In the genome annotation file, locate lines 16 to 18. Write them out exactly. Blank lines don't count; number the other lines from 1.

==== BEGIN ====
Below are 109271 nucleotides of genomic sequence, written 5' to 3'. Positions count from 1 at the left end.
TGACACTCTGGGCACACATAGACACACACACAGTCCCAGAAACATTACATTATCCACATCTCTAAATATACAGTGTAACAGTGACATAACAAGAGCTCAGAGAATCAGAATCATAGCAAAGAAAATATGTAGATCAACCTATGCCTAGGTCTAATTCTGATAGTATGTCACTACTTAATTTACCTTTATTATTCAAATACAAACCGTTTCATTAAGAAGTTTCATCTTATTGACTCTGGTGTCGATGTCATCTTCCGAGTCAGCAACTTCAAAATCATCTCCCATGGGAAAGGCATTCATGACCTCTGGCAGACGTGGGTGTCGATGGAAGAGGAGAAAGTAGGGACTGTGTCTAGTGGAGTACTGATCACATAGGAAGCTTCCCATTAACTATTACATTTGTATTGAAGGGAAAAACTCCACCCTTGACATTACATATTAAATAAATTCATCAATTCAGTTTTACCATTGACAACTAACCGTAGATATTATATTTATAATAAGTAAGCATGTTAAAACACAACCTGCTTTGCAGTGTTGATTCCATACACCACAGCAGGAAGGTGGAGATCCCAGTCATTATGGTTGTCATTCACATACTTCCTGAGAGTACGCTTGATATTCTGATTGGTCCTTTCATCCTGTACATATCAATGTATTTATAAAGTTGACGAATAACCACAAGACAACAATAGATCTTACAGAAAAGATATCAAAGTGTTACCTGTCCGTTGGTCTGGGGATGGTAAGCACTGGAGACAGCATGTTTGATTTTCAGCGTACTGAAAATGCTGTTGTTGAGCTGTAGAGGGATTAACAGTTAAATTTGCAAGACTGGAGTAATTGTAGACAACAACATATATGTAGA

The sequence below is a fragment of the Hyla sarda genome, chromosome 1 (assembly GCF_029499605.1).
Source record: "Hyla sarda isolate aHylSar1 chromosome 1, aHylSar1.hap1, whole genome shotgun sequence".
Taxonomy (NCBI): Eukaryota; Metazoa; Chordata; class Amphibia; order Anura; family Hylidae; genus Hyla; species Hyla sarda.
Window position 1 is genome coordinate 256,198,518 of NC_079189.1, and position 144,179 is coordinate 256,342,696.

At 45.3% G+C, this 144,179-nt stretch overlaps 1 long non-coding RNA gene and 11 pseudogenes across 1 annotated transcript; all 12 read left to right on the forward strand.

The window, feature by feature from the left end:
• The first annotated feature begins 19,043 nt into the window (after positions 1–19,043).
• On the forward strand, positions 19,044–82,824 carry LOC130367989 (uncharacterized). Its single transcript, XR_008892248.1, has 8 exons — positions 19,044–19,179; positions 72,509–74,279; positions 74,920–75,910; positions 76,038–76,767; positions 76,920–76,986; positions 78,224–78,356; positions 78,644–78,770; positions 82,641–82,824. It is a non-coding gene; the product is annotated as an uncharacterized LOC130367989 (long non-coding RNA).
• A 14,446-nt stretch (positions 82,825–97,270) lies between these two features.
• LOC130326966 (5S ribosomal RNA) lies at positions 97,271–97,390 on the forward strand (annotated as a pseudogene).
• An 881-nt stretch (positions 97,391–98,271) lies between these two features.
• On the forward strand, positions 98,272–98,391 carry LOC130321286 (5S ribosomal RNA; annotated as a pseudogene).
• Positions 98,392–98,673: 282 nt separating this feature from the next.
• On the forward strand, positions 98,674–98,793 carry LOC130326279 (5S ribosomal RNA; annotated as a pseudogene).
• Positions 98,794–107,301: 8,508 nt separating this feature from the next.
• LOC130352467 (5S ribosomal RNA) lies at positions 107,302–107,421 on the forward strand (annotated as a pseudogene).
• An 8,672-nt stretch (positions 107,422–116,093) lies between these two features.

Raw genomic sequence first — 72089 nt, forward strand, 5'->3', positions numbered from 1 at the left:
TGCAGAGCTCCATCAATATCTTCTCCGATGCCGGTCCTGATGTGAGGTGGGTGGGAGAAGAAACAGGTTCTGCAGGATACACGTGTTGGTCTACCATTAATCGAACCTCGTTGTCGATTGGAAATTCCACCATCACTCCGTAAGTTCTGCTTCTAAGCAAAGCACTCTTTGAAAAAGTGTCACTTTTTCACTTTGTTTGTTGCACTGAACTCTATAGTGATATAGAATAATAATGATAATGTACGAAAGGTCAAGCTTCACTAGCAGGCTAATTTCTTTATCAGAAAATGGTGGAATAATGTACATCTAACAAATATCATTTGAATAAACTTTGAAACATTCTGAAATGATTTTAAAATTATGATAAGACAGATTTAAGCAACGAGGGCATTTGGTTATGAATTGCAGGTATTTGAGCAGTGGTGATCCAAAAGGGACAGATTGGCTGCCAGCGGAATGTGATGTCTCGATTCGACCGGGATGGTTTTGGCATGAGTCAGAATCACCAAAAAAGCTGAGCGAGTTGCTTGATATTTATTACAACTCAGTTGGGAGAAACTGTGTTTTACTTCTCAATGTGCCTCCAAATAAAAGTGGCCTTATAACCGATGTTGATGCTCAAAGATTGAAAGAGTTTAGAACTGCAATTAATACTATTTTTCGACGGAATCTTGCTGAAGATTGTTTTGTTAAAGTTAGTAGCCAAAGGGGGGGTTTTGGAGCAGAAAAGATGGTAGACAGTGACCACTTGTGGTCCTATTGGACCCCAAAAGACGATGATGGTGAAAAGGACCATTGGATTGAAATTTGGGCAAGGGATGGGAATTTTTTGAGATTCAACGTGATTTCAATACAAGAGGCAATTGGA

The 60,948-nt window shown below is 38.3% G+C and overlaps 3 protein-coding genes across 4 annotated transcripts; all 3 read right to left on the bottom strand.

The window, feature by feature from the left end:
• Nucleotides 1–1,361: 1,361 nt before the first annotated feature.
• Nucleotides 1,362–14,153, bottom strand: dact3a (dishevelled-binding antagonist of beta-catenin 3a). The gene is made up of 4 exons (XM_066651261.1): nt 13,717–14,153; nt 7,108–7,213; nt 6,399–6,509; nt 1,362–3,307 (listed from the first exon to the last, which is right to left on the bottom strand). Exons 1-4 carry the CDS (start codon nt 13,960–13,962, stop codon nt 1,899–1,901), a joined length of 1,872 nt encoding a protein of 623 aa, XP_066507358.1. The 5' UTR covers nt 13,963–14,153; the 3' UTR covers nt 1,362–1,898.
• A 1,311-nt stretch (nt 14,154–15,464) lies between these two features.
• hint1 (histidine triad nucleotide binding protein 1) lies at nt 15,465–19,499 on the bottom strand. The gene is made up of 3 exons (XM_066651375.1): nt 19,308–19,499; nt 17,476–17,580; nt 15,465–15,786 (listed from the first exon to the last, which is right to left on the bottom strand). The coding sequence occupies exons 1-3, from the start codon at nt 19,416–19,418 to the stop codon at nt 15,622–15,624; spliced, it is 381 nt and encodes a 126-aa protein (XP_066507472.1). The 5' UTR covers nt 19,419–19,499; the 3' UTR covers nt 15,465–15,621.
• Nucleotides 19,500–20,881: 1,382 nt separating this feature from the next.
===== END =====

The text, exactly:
• On the forward strand, positions 98,674–98,793 carry LOC130326279 (5S ribosomal RNA; annotated as a pseudogene).
• Positions 98,794–107,301: 8,508 nt separating this feature from the next.
• LOC130352467 (5S ribosomal RNA) lies at positions 107,302–107,421 on the forward strand (annotated as a pseudogene).